Portrait of John Sigismund (1572-1619), Elector of Brandenburg (1608-1619), Regent of the Duchy of Prussia (1608-1618), Duke of Prussia (1618-1619), Duke of Cleves, Count of Mark, Count of Ravensburg (1614-1619)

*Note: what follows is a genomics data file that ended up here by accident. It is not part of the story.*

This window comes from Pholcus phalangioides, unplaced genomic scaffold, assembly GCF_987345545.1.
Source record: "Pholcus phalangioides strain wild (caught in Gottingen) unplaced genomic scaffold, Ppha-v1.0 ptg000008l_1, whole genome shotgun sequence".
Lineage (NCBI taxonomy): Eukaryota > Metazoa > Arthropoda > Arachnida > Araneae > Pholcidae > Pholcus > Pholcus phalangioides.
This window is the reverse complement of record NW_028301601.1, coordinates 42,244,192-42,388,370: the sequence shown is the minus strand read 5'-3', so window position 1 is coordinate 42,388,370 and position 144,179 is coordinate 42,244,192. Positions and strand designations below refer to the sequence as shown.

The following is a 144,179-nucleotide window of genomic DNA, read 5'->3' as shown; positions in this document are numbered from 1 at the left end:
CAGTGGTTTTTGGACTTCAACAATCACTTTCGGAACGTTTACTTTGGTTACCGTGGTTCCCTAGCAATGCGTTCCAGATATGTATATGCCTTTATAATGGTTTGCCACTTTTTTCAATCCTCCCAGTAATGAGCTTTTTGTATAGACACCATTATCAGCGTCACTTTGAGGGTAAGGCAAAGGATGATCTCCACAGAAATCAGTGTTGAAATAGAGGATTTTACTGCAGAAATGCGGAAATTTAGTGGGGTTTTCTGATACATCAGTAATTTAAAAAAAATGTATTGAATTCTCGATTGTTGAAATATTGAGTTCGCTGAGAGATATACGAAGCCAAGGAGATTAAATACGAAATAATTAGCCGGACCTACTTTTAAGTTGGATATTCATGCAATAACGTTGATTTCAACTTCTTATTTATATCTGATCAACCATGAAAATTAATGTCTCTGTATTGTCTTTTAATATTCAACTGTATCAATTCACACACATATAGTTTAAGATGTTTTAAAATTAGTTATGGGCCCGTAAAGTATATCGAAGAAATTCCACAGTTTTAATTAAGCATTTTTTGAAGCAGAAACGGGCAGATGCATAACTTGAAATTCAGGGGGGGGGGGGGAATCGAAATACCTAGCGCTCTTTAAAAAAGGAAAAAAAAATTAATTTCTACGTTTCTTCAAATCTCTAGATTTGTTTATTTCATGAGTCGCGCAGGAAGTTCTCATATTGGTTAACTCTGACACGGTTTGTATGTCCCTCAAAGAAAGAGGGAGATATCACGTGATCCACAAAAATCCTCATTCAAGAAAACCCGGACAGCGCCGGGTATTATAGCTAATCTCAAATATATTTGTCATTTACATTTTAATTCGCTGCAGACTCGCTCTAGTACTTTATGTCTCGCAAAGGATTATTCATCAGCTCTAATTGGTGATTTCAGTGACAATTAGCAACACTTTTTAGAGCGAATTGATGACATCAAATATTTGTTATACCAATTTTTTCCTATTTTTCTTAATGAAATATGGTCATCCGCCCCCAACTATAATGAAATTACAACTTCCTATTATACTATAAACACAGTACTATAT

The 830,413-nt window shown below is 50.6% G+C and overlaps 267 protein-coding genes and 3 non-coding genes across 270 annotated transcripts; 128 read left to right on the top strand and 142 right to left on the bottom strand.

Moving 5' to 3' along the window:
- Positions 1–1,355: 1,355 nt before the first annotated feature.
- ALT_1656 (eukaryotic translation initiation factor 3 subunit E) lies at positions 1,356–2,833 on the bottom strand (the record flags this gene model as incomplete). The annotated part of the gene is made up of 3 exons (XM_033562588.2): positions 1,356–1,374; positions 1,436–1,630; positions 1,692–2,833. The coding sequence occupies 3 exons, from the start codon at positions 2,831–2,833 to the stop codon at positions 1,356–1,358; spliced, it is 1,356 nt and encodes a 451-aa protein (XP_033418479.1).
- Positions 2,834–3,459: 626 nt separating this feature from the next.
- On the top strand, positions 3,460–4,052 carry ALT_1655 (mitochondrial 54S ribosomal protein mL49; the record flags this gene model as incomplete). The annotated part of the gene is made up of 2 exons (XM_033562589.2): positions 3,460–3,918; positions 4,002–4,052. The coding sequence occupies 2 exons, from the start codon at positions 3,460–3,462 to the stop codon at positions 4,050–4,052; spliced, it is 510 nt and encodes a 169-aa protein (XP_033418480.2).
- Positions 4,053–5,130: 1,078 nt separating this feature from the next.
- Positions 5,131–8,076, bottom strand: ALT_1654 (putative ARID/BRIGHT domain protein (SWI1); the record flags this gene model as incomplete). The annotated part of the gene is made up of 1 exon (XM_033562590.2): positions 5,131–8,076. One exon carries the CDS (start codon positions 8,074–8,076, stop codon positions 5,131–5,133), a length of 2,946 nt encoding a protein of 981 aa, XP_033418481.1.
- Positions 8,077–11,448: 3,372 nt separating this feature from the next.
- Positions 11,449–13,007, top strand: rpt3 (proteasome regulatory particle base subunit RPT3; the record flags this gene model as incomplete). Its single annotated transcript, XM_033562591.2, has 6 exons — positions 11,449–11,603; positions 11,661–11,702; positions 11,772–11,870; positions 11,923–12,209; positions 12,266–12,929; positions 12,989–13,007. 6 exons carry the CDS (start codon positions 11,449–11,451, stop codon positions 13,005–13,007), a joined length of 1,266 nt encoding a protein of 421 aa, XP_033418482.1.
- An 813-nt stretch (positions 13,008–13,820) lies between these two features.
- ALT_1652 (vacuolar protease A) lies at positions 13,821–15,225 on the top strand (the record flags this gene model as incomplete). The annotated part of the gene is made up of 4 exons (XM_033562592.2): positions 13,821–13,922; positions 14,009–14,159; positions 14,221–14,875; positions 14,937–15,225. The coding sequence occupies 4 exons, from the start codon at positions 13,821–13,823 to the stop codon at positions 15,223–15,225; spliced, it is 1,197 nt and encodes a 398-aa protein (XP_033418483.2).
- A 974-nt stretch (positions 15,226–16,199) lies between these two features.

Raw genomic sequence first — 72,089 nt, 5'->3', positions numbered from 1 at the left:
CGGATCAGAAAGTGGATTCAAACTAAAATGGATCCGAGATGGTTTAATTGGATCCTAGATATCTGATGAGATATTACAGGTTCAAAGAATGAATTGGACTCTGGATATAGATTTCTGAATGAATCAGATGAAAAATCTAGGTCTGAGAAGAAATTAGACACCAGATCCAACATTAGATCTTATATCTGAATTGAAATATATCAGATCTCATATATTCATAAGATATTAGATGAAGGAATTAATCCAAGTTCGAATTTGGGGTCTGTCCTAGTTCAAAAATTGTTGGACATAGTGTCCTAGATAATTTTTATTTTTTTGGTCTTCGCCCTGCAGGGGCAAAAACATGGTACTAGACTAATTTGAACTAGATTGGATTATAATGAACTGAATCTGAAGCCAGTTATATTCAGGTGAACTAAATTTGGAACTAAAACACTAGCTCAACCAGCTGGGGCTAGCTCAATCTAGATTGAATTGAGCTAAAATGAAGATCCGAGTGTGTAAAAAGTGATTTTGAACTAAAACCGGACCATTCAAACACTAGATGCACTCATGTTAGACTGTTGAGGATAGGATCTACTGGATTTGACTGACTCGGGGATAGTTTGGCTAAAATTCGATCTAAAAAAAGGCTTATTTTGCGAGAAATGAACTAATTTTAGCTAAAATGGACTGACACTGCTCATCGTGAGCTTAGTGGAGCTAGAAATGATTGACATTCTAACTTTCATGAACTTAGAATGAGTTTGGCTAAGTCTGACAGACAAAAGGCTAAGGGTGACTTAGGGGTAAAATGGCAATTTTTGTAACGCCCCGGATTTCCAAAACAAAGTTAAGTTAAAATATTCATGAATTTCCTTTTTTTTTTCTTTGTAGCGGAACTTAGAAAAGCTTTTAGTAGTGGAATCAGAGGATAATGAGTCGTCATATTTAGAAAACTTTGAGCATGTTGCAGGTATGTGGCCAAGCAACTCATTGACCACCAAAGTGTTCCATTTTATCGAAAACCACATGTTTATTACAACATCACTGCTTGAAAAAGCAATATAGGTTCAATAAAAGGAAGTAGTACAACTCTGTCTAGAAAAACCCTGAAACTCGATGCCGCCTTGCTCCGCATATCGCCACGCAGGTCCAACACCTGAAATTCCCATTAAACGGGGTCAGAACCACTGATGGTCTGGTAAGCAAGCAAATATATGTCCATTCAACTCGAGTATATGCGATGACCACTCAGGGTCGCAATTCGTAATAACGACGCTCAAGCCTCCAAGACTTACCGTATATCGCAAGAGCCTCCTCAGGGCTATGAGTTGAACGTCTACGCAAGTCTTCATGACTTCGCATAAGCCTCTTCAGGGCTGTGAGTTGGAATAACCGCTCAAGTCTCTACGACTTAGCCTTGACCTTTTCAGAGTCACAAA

John Sigismund (German: Johann Sigismund; 8 November 1572 – 23 December 1619) was a Prince-elector of the Margraviate of Brandenburg from the House of Hohenzollern. He became the Duke of Prussia through his marriage to Duchess Anna, the eldest daughter of Duke Albert Frederick of Prussia who died without sons. Their marriage resulted in the creation of Brandenburg-Prussia. John Sigismund was born in Halle an der Saale to Joachim III Frederick, Elector of Brandenburg, and his first wife Catherine of Brandenburg-Küstrin. He succeeded his father as Margrave of Brandenburg in 1608. In 1611, John Sigismund traveled from Königsberg to Warsaw, where on 16 November 1611 he gave feudal homage to Sigismund III Vasa, King of Poland (the Duchy of Prussia was a Polish fief at the time). He officially became Duke of Prussia in 1618, although he had served as regent on behalf of the mentally-disturbed Albert Frederick, Duke of Prussia, for several years prior. John Sigismund died in the following year. John Sigismund gave the Reichshof Castrop to his teacher and educator Carl Friedrich von Bordelius, whereas he received the territories of Cleves, Mark, and Ravensberg in the Treaty of Xanten in 1614. John Sigismund's most significant action was his conversion from Lutheranism to Calvinism, after he had earlier equalized the rights of Catholics and Protestants in the Duchy of Prussia under pressure from the King of Poland. He was probably won over to Calvinism during a visit to Heidelberg in 1606, but it was not until 1613 that he publicly took communion according to the Calvinist rite. The vast majority of his subjects in Brandenburg, including his wife Anna of Prussia, remained deeply Lutheran, however. After the Elector and his Calvinist court officials drew up plans for mass conversion of the population to the new faith in February 1614, as provided for by the rule of Cuius regio, eius religio within the Holy Roman Empire, there were serious protests, with his wife backing the Lutherans. Resistance was so strong that in 1615, John Sigismund backed down and relinquished all attempts at forcible conversion. Instead, he allowed his subjects to be either Lutheran or Calvinist according to the dictates of their own consciences. Henceforward, Brandenburg-Prussia would be a bi-confessional state. On 30 October 1594, John Sigismund married Anna of Prussia, daughter of Albert Frederick, Duke of Prussia (1553–1618). She was the elder sister of his stepmother. They were parents to eight children.
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